If you want to save money on your energy bills, a smart meter can help you monitor and reduce your usage. It can also give you access to cheaper energy tariffs.
However, the scheme is voluntary and you can refuse the new meter if you do not want it.
GOV.UK has more information about the rollout of smart meters in the UK, including your rights and timescales for the nationwide rollout.
Yes, but only if you use your smart meter to monitor and reduce your energy usage.
The cost of installing smart meters nationwide may increase energy prices, but you remove the cost of meter readings and also get access cheaper tariffs.
Read our guide to saving money on your gas and electricity for more information on cutting the cost of your energy bill.
No, but the cost of installing smart meters in the UK will be factored into everybody's energy bills.
It is a device that measures how much gas and electricity you use and how much it costs.
They are fitted to your home and can be used whether you pay by direct debit or by prepayment meter.
The pros and cons of getting a smart meter are:
|Accurate bills||Energy payments could change|
|Easy to track your energy usage||Data may be used for targeted ads|
|You could save with variable tariffs||Rates may be higher at peak times|
|Power cuts resolved faster||Reliant on mobile signal|
Yes, you can request that your supplier does not use your data to contact you with information about other deals or offers.
Your data will still be sent to your supplier so they can provide you with an accurate bill.
Smart meters tell you how much gas and electricity you have used, and send readings to your energy supplier each month if you pay by direct debit.
They are designed to replace current gas and electricity meters which use out of date technology, and have to be read manually. They should also end the need for estimated bills.
Smart meters are made up of three essential bits of equipment:
1. A smart meter to replace your current meter
2. A portable display unit for your home
3. A communication hub to send readings wirelessly to your display unit or supplier
Gas readings can be sent to your display unit every half hour, and electricity readings can be sent every 10 seconds.
You can choose how often readings are sent to your supplier. The more regularly you send meter readings, the more accurate your bill will be.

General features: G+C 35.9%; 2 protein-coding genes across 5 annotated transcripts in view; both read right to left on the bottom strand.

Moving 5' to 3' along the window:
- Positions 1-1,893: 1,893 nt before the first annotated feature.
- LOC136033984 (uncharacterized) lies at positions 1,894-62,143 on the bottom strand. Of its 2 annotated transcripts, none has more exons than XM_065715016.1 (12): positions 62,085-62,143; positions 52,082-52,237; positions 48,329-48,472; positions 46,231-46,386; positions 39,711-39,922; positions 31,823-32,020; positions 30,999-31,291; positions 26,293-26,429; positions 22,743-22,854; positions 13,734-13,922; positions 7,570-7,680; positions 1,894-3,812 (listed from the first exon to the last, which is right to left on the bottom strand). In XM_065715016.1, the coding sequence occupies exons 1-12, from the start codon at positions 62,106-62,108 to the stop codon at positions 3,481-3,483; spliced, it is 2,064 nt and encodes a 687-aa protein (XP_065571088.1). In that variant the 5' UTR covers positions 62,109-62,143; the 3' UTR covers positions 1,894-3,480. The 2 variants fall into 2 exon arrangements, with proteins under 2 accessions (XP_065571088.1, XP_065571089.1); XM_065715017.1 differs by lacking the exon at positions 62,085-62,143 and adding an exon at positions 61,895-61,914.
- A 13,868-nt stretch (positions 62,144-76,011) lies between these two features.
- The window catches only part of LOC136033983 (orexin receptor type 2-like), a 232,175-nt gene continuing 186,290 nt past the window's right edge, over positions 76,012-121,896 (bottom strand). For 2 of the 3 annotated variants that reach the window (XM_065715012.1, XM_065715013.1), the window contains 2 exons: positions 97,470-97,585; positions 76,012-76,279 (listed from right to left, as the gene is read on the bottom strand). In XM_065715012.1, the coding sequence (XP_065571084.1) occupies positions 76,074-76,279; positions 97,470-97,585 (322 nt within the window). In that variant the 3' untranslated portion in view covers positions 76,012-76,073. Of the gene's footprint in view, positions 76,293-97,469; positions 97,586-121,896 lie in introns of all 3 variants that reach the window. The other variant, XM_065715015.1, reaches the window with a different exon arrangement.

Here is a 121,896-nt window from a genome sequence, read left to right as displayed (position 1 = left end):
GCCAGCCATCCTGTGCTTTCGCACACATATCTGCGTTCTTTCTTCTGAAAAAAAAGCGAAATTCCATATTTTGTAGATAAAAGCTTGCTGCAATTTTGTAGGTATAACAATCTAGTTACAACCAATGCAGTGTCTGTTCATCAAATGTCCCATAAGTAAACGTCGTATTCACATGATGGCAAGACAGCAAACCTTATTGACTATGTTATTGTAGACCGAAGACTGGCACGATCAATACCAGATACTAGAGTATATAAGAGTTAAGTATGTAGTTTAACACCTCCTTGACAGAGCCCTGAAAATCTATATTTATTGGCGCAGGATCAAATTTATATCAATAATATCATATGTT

You will need two smart meters installed at your home, but you will only need one display unit. Your energy suppliers will be responsible for linking your separate smart meters to your display unit.
No, the communication hub uses its own secure network to send your meter readings to your display unit and your energy supplier. You will need access to mobile signal.
Your gas and electricity readings are sent to your portable display unit, which shows you:
How much energy you are currently using
How much energy you have used in the last hour, week, and month
How much your energy usage costs
Whether your energy usage is low, medium or high
If you use a prepaid gas or electricity smart meter, it can also show you:
How much credit you have left
How much you have left on your emergency credit balance
Your debt balance, if you have one
An alert if your credit is running low
Your smart meter display unit may look different depending on which supplier you use, but the information displayed will be the same regardless of your supplier.
Find out how to read your smart meter on the Smart Energy GB website.
Energy companies plan to fit smart meters in every UK home by 2020, but you can contact your supplier to ask about getting yours installed.
You just need to:
Contact your energy supplier
Ask if a smart meter can be fitted at your home
Arrange a date for installation
Be at home for the engineer to fit the meter
If you decide to switch to a supplier who is not using smart technology after your meter is installed, you may have to upgrade your meter again at a later date.
Yes, Ofgem regulations state that you can still switch if you have a smart meter. Energy companies cannot use your data to prevent you from switching to a better deal.
If you switch to an energy supplier that is yet to use smart technology, you may lose your smart meter's functionality temporarily and have to give your readings manually.
However, this will only be until the supplier has upgraded their technology and you will still benefit from monitoring your current energy usage.